“It's an incident when they were closing a club down and Mr. Skipper tried to go back in that club and was arrested, and obviously a struggle ensued and he sustained some injuries.”

“I don't know how he was resisting when he was in handcuffs before he was ever injured,” said Ellis Pittman, Skipper's lawyer. He says they're filing a civil suit against the officer.

Officer Rodgers is currently on paid administrative leave pending an FBI investigation.

“I just want some justice so it won't happen to no one else,” Skipper said.

That FBI investigation could take more than a year. In the meantime, a circuit court judge will schedule a hearing to determine if the assault charges against the Clarksdale cop will stick.

North Chicago fires one officer, suspends another in death of man in custody

North Chicago fires one officer, suspends another in death of man in custody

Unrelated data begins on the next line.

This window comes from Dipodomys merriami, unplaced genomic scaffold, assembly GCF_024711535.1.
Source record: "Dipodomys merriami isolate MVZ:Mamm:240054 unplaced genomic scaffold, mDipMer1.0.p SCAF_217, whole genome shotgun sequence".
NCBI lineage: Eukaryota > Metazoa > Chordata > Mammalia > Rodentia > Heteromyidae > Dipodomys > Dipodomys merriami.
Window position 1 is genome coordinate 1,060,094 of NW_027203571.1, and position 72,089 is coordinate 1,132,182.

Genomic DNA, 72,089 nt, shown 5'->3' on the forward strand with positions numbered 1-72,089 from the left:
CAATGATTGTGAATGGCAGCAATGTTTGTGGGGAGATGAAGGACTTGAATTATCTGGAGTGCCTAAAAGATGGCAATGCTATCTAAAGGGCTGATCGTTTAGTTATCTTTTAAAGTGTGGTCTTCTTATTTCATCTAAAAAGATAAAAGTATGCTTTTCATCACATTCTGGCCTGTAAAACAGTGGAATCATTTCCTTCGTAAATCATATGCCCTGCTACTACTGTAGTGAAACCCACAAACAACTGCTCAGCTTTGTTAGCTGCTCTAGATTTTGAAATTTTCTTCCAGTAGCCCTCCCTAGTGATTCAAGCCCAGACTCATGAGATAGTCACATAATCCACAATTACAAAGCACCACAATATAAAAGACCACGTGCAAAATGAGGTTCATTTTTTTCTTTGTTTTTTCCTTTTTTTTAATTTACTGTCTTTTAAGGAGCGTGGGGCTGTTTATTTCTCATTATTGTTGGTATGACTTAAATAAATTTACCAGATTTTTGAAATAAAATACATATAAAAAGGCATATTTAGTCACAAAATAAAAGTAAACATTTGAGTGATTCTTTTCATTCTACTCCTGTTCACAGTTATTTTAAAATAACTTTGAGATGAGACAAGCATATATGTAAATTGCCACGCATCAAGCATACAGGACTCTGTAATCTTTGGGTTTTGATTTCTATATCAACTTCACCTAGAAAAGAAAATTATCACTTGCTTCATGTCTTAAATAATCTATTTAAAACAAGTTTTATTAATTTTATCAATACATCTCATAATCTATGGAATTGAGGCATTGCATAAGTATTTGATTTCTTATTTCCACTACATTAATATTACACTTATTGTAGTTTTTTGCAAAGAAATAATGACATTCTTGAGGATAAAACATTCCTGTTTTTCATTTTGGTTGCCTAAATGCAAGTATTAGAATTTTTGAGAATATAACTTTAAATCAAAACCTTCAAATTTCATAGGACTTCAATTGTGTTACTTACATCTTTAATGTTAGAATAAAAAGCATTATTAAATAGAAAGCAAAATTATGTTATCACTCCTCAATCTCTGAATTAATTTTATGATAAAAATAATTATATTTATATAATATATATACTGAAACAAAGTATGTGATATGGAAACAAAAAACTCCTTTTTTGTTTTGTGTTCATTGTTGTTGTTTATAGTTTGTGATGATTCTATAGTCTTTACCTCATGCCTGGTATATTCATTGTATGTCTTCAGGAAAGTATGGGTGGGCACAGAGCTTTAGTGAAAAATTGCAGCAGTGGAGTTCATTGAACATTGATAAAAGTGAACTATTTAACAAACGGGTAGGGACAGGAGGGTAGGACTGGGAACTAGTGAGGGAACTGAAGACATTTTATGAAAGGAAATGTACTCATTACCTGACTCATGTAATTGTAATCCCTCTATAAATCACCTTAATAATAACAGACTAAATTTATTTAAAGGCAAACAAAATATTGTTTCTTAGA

North Chicago fired one police officer and suspended another today for their roles in the violent arrest of a man who died a week after he was taken into custody.

Officials immediately dismissed Officer Brandon Yost and suspended Officer Arthur Strong for 30 days without pay. Four other officers and one sergeant involved in the arrest who had been temporarily placed on desk duty were returned to regular duties without penalty.

The action comes in the case of Darrin "Dagwood" Hanna, 45, who was arrested Nov. 6 in his North Chicago apartment, where police said he slapped and tried to drown his pregnant girlfriend. He died in a hospital of multiple factors, according to the Lake County Coroner, including physical restraint and Taser shocks, as well as chronic cocaine abuse, hypertension, kidney disease and sickle cell disease.